“You have no idea,” she [Violet] said, “you have absolutely no conception of what marriage is. And I find that I have to have more rather more wine than usual before I can bring myself to tell you. What are you looking for, Charlotte? What do you want?”
Charlotte replied in a low voice. “I suppose I think there should be love.”
“Love is a four-letter word. And you, having been wrapped in the cotton wool of those damn convent schools all your life, know nothing about four-letter words. Love is the wildest one of them all. We take it and we separate it and we are too cowardly to accept the violence of the union of all its parts. And a marriage that is a marriage has to accept this fusion. It has to be done, Charlotte. It cannot be evaded. I have been a coward all my life about love. You might as well face that about me. I do not like admitting it, but it is a fact. All I have been willing to accept in my relations with men is passion. Passion is part of a marriage, and a necessary part, but it does not endure unless it is sustained by a foundation of love that is – ”
“That is what?”
Violet sighed, deeply, sadly, took a long draught of wine. “Endurance, for one thing. Acceptance. All people are impossible to live with, don’t you know that? You are impossible – ”
“I know – “
“Hush. Patrick is impossible. So what a marriage is founded on is a commitment to this impossible. You make promises when you get married and you stand by them. You stand by them no matter what. You stand by them even if you have broken them. And you break them over and over again, in intention, if not in act. And it doesn’t matter. You still stand by them. I did not do this, Charlotte. Ever. I come closer to love now, with João [other character], who refuses me passion, than I ever have before. We are not in love, you know, Charlotte; not in the sense in which gossipers would understand it. So perhaps I will not short-change him as I have everybody else I have pretended to love. I have loved nobody but Violet Napier.”
“No – ” Charlotte started to protest.
But Violet cut her off with an imperious gesture. “Love me for what I am, Charlotte, not for what you would like me to be. That is how you must love Patrick. You must love him for what he is. And you must love him for no reason. You must love him simply because you love him. It is an act of commitment. You have committed yourself to it. And you can do it. Where I could not, where I refused.”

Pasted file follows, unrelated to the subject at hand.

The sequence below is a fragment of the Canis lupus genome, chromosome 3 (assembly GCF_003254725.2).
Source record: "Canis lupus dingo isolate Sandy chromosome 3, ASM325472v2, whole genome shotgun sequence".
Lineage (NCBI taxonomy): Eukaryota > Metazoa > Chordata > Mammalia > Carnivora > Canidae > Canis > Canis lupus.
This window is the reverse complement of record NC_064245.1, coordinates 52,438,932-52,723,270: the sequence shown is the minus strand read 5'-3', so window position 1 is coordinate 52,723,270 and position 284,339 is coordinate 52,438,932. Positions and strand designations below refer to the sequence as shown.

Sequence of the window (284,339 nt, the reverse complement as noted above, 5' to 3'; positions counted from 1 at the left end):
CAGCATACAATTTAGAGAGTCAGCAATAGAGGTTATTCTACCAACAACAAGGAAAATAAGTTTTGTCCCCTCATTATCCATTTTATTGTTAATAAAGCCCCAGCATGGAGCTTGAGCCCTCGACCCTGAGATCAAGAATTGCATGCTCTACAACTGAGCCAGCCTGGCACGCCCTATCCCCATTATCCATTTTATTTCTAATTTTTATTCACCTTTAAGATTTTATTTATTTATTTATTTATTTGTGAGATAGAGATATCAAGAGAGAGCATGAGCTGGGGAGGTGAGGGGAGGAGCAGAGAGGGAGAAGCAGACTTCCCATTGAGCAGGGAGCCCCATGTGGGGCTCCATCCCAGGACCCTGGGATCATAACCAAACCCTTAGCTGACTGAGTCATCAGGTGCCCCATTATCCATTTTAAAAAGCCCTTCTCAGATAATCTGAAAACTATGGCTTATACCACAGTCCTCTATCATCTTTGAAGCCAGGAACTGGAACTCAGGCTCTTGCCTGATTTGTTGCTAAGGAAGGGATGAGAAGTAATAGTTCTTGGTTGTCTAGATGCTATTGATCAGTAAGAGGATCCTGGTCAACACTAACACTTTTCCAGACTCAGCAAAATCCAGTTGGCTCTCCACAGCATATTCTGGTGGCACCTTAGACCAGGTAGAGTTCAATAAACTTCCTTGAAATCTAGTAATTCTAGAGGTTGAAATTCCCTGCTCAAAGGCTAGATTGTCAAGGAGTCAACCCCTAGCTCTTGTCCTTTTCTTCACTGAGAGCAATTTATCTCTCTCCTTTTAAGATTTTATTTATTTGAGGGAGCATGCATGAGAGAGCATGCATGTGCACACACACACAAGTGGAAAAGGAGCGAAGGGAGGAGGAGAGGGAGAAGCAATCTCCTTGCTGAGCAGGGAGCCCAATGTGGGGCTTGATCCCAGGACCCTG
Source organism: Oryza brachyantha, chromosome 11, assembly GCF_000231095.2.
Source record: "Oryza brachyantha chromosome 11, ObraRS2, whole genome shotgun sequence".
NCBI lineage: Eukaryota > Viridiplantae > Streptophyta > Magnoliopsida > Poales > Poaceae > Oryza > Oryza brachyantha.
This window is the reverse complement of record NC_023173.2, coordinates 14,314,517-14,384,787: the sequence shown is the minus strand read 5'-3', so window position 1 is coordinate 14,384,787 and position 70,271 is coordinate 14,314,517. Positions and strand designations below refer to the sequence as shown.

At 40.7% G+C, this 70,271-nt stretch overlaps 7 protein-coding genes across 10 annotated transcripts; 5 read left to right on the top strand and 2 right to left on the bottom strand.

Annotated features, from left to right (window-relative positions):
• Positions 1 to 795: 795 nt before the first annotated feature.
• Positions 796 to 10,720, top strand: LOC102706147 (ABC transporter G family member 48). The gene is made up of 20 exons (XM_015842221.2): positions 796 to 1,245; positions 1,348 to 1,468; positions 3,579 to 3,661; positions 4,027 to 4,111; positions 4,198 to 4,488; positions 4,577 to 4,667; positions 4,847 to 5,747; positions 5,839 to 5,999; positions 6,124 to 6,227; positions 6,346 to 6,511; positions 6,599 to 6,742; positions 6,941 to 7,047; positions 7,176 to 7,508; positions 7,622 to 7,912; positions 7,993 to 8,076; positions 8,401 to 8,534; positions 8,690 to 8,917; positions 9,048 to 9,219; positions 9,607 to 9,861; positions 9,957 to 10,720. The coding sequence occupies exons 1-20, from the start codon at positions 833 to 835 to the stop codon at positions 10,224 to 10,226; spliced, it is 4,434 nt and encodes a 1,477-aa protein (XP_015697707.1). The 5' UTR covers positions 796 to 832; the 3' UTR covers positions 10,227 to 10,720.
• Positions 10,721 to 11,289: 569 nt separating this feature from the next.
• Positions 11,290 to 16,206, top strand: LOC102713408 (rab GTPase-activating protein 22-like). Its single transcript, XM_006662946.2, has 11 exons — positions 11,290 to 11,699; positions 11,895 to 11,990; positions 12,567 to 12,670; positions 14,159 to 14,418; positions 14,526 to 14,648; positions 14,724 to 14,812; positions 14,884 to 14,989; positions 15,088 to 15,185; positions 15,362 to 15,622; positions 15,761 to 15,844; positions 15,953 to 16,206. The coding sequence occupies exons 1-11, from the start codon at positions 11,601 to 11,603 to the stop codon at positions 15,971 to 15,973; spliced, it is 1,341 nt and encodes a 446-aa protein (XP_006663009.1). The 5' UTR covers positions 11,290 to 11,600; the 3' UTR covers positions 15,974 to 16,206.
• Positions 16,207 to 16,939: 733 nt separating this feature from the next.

Whoever you love, he is as he is and what he is no matter how much you try to box him into what you want, categorize him under various labels. Superimpose she and her in that statement as necessary, or whatever pronouns you feel inclined to use.
Hannah and I have been Skype messaging again and sharing wisdom about morality and whatnot. I got very excited a while back about Madeleine L’Engle’s theory about pornography and self-gratification, how the artist who is fully immersed in his work, who has wholly thrown himself into it, cannot produce pornography. We philosophized further that the person who is fully immersed in living life and loving, who has wholly thrown herself into it, cannot do anyone wrong, cannot commit crime or hurt anyone’s feelings or sin, basically. Because that would be life-pornography, ha ha ha.
I was reading the newspaper while I was at my grandparents’ and read the police log and the court notes, and because I’m from a very sketchy town I see, often, people I know in the police log and the court notes. I saw today that a girl I went to middle school with and was actually quite good friends with, considering my emotional incapabilities of the time, had been charged with alcohol possession and consumption as a minor.
She dropped out of school with one semester to go; was living on her own; had some boyfriend who was older and didn’t seem very clean. I talked to her in Taco John’s once when she was there with him.
I remember her as a loving, spastic sort of girl, beautiful and funny, with the classic relationship insensibility that happens to a lot of girls, but with a big heart. I was fond of her. She was always kind to me. It saddened me to see her name in the court notes. I have notes in a file with that name written on it. “Love always,” she wrote.
But once again, you have to love the person for what they are, not what you’d like them to be. And, as I read on Hannah’s Pinterest board, if you can also love them as they ought to be, the ontological person, as Madeleine L’Engle might say, they will become all that they are capable of becoming.